Ideally, your office has plenty of big windows that let in natural light. But most offices are not so well endowed. Natural light is essential for your focus and productivety–not to mention your happiness.

If you don’t have windows in your office use mirrors to reflect a natural light source. If that is not possible, place a full-spectrum light on your desk or across the room.

If you work in a cubicle or bull-pen office space, it is likely that the aesthetic is quite pale. Bring in some indoor plants to add a natural color into the room. Using feng-shui makes the office more enjoyable for you and your co-workers.

3. Update Your Resume and Portfolio

Now that you have got your workspace all set up for the maximum productivity, it’s time to get productive. Start with your resume and portfolio. When you find yourself with time to kill, make a habit of doing regular updates to your CV.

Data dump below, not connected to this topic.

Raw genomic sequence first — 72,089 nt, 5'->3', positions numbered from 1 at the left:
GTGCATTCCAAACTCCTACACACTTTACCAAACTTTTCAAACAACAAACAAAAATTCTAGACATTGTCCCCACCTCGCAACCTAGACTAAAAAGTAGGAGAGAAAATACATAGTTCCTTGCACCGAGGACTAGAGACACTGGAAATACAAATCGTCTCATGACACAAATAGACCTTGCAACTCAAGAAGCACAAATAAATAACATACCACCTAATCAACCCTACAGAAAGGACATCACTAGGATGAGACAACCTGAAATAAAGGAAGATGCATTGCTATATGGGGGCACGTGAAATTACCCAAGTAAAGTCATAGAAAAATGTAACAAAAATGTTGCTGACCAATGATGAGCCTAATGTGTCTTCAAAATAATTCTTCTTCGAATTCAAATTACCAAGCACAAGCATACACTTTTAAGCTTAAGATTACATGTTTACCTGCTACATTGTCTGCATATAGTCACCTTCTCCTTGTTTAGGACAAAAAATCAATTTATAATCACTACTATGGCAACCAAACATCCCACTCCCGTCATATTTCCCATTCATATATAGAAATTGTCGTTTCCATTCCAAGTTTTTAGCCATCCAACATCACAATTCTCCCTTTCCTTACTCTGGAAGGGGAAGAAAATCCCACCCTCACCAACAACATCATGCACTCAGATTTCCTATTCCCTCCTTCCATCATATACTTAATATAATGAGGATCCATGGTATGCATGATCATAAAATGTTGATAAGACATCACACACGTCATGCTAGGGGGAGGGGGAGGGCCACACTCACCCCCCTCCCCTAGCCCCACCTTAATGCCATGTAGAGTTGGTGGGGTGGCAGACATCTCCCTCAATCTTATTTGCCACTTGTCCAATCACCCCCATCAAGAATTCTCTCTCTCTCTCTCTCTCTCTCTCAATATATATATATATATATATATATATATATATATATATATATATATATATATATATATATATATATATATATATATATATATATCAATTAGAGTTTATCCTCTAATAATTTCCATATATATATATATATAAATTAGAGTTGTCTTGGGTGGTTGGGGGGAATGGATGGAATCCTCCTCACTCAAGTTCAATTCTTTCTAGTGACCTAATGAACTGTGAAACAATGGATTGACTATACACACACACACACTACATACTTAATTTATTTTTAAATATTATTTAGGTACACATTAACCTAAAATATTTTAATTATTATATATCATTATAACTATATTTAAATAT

Having an up-to-date resume and portfolio shows that you are professional and reliable. Make a digital resume and CV that you can easily send in an email.

Make sure to include at least one hyperlink within your resume. Place a link to an online example of your work. If you have a large catalog of work then start an online portfolio website.

4. Catalog Your Success

When it comes time for promotions and evaluations you need to prove that you are a superior worker. After your resume and portfolio are updated, start a list of successful projects in which you played a key role within the company. Formulate your list chronologically and describe the strategies you used to bring about a successful result.

When it comes time to hand out the raises you are a shoo-in. The boss wants to give promotions to those who know their value. So, catalog the proof of your worth.

5. Learn New Skills